Alwan said, “Joining eight accomplished writers in a quest for refining our in-progress short stories and novels was as valuable as taking eight consecutive classes of creative writing.” Eldin admits to doing something she is not familiar by treading in new territory with her work. “It was a fruitful experience, it was also an adventure because as a writer, I was not used to letting anyone read my work while writing but this workshop helped to change that habit,” she says. Hence, she says the most important gain from the workshop was being able to “See her work through the eyes of other writers and to be more flexible.”
So, what does a writing workshop of this nature do for a body of work or literature from a different part of the world? Surely the aim is to open the minds of people to the fact that Arab writing is alive and flourishing and that the literary world and readers alike need to embrace it and stay open minded, in spite of the grim picture often painted of the region. Clark says he hopes “It gives recognition to emerging talented writers, encourages readers and instils awareness that the future of Arab literary creativity looks good.”
For the writers involved, Alwan says he would like to believe that the workshop will help Arab fiction and writers “Overcome the shortcomings of their writings that the after-publishing critique often fails to do since it is either usually too late or too harsh.” He adds that this triggers a level of defensiveness from the writer and prevents him or her from understanding why his or her work is being criticised by the critics. So, “providing such critique while the text is in development is much more acceptable and is received as an opportunity to improve the text rather than undermine it,” he adds.
Both authors are adamant about the biggest challenge faced by Arab writers which they say is the issue of translation. The lack of translation has meant some of best works from Arab writers, fiction and non-fiction, are yet to cross over into the mainstream literary scene despite the fact that Arab writing keeps evolving. Eldin believes that translating the work which comes out of the workshop into English would be one of the most important and positive results of it all. Alwan says he would like to see a change in the number of works translated across the Arab literary landscape. “There is still not enough funding for massive translation projects. Only a little fraction of what’s being produced in the Arab world gets translated to other languages,” he says. This could be an opportunity for Western publishers, if they are bold enough to take a chance.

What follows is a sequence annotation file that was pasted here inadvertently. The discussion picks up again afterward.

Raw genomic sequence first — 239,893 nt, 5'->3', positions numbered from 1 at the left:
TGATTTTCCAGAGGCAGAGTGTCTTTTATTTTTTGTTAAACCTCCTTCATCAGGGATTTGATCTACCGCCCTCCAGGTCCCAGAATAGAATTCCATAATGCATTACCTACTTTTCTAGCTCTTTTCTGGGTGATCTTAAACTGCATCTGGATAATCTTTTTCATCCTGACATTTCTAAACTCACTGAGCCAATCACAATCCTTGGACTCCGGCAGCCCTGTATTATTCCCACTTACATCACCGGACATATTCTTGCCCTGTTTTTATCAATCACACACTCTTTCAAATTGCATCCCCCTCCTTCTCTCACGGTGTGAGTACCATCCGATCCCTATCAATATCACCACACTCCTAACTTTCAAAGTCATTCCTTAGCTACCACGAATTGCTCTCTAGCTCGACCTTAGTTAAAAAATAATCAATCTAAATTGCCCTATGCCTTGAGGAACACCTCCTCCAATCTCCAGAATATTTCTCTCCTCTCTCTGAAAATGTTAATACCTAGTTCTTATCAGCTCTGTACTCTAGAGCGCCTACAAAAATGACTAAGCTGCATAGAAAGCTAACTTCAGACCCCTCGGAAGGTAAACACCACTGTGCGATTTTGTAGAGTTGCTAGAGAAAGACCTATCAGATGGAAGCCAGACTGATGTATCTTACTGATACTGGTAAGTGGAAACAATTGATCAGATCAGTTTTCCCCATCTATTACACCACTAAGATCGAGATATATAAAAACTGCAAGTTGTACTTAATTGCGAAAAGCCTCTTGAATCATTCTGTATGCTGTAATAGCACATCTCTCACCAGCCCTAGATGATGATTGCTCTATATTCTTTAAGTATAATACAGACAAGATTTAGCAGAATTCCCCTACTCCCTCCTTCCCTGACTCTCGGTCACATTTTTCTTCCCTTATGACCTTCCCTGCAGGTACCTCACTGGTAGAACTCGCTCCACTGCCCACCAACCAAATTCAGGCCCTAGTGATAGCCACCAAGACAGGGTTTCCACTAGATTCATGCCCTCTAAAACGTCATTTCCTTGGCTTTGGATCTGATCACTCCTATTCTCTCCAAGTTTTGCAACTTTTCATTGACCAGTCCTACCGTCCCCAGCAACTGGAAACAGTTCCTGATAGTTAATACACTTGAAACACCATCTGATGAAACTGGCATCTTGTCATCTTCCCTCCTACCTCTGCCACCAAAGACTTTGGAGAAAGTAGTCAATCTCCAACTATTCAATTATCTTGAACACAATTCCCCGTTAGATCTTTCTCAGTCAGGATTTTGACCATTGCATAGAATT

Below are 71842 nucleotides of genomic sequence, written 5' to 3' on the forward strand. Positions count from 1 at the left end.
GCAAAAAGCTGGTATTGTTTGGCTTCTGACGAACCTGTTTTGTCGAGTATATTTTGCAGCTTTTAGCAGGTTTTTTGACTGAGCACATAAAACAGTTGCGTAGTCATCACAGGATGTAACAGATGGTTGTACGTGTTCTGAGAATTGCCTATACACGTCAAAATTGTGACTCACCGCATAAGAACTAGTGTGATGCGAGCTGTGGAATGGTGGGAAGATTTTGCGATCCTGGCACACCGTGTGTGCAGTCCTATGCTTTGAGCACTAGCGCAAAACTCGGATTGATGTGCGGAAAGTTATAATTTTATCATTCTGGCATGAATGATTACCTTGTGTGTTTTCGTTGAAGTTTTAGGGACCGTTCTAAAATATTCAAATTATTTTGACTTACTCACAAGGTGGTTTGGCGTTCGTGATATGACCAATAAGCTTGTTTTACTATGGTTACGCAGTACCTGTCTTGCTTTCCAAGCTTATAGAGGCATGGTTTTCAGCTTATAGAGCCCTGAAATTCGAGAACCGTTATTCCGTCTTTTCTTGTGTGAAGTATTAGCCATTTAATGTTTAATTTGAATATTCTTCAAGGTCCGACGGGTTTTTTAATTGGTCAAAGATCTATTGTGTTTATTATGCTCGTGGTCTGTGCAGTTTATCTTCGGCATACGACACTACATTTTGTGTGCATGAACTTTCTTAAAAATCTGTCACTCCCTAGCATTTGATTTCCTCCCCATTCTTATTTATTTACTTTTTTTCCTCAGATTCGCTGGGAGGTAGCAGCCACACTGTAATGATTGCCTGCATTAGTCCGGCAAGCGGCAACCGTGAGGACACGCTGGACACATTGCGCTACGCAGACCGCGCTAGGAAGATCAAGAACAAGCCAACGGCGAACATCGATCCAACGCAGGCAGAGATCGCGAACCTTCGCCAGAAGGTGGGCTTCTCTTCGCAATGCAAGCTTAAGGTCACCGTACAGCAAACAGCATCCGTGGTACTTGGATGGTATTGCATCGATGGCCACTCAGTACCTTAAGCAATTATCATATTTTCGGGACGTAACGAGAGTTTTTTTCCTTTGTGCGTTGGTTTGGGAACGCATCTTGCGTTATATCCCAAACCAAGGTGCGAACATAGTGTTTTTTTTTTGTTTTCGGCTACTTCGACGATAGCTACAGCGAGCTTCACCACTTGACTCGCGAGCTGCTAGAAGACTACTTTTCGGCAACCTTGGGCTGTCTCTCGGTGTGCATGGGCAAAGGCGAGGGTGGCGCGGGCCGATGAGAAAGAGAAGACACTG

Clark points out there are plans to develop the workshop further, while Eldin and Alwan express their hope of it becoming a more frequent event with broader scope and more diverse participants. They also would not mind being involved in future workshops. Eldin says she actually fancies the opportunity of being a mentor, while Alwan is quick to point out the fact that having mentors for this year’s workshop was a blessing. It is important to keep that aspect of the project because “At the end, Arab mentors can be more effective in communicating with the participants. It’s not only because of the shared spoken language but also the cultural backgrounds that play significant roles in shaping the ideas behind the stories and novels being developed.”
On the subject of censorship within the Arab world, both writers have different points of view. Alwan said,
“Since the participants are from different countries in the Arab world and experience different levels and types of censorship; they share the condemnation of it but not the extents of which they can challenge it, the experiences they had with it, nor the techniques they use to minimize its negative effect on their writings. Hence by mixing them together, they inspire each other and share their experiences in regards to dealing with censorship.”
However, Eldin said, “Any workshop cannot help writers to express themselves freely. The writer should express himself freely whatever the price is. Freedom is the most important thing for a writer.”